Rafael Nadal comeback update: ‘There is a 90% chance the Spaniard will not play’
Rafael Nadal’s return from his lengthy injury layoff looks set to continue for another week with the 22-time Grand Slam winner all but ruled out of the Barcelona Open, according to a report.
The Spaniard has been sidelined since mid-January after he picked up a hip injury during his second-round defeat at the Australian Open.
The initial prognosis was that the former world No 1 would miss between six and eight weeks with either the Indian Wells Open and/or Miami Open originally pencilled in as possible return events, but he withdrew from both tournaments.
This week’s Monte Carlo Masters was also on his calendar, but last week the 36-year-old announced that “I’m still not ready to compete at the highest level”.
Nadal added in a statement: “I am not yet in a position to play with the maximum guarantees and I continue my preparation process, hoping to return soon.”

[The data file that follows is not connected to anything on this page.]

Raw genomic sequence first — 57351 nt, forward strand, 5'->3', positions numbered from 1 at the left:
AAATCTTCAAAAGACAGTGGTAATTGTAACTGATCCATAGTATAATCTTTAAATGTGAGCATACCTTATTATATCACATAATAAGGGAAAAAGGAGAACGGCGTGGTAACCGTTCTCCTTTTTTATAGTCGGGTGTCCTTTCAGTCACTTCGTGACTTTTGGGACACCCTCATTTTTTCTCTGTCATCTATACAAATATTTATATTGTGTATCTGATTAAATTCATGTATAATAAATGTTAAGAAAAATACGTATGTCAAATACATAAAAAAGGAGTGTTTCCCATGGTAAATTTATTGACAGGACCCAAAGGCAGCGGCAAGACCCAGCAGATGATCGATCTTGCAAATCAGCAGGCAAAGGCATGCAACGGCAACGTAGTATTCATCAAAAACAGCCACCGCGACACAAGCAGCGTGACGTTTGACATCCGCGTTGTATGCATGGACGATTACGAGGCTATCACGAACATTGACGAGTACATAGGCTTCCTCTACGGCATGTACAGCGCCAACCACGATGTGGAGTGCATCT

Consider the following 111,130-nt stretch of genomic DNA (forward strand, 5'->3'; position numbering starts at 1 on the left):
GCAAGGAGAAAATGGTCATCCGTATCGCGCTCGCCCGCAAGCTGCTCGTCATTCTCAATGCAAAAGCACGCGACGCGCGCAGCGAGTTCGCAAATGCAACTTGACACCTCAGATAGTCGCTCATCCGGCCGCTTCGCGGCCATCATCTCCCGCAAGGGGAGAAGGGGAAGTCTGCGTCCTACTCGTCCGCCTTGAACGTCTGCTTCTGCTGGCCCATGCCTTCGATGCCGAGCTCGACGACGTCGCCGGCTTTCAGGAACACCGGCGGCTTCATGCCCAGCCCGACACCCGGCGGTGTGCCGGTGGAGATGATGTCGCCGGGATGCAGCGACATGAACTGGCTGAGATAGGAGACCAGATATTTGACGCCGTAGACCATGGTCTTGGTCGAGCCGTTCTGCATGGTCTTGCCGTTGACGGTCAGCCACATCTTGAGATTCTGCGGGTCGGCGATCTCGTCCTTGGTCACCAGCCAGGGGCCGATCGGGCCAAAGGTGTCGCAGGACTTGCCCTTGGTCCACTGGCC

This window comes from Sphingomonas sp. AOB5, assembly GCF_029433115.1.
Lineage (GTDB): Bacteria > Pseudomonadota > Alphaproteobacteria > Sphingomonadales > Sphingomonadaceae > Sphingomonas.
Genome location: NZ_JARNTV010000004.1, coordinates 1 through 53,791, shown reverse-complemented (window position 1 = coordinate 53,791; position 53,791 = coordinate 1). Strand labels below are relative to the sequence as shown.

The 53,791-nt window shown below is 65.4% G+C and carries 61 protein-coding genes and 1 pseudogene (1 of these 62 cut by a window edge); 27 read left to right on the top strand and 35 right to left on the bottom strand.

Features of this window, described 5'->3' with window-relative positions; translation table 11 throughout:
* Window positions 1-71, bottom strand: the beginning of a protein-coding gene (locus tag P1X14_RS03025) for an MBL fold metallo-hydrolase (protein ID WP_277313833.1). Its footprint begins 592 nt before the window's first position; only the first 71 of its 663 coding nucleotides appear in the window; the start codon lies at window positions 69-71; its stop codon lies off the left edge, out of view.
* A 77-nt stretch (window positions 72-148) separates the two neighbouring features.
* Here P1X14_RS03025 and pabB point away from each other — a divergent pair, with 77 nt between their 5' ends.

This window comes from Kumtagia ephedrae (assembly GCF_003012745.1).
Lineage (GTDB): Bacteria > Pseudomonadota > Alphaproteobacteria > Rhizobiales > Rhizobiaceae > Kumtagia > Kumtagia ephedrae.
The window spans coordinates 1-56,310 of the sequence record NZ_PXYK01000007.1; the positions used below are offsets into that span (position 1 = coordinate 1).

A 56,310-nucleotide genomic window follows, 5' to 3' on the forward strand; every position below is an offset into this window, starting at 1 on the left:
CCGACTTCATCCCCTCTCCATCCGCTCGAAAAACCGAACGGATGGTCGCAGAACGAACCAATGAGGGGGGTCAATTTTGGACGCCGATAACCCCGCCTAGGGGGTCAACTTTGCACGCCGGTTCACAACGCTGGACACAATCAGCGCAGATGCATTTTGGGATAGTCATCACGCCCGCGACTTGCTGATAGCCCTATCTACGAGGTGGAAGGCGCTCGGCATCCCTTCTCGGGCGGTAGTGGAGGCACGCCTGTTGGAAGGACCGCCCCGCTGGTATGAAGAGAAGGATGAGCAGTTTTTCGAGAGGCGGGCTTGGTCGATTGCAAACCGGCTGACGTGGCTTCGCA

The Barcelona Open is next on his schedule with the ATP 500 clay-court tournament starting on April 17, but it looks like Nadal will also be missing from the main draw at the Real Club de Tenis Barcelona.
Spanish paper AS reports that the 12-time Barcelona Open champion is “practically ruled out for Godó”, but he is expected to return to action at the ATP Masters 1000 Madrid Open, which gets underway on April 26.
The publication adds: “There is a 90% chance that the Spaniard will not be in the Conde de Godó Tournament and will opt for a more prudent and long preparation to face his great goal of 2023 with greater guarantees: Roland Garros. His return to the courts will finally take place at the Mutua Madrid Open (April 26 to May 7).”
Following 2022’s successful recipe?
Nadal had a similar schedule in the lead-up to the French Open last year as he also missed the Monte Carlo Masters and Barcelona Open due to a rib injury before finally making his comeback in Madrid. He won two games in the Spanish capital before his run was ended by eventual champion Carlos Alcaraz in the quarter-final.
Next he played in the Italian Open, but he had little success as he won one match before going down in three sets against Denis Shapovalov in the third round. The defeat also sparked fears that he could miss Roland Garros as his chronic foot injury flared up.
Despite struggling with a foot injury, he was the last man standing in Paris as he defeated Casper Ruud in straight sets in the final to lift a record-extending 14th Roland Garros crown.
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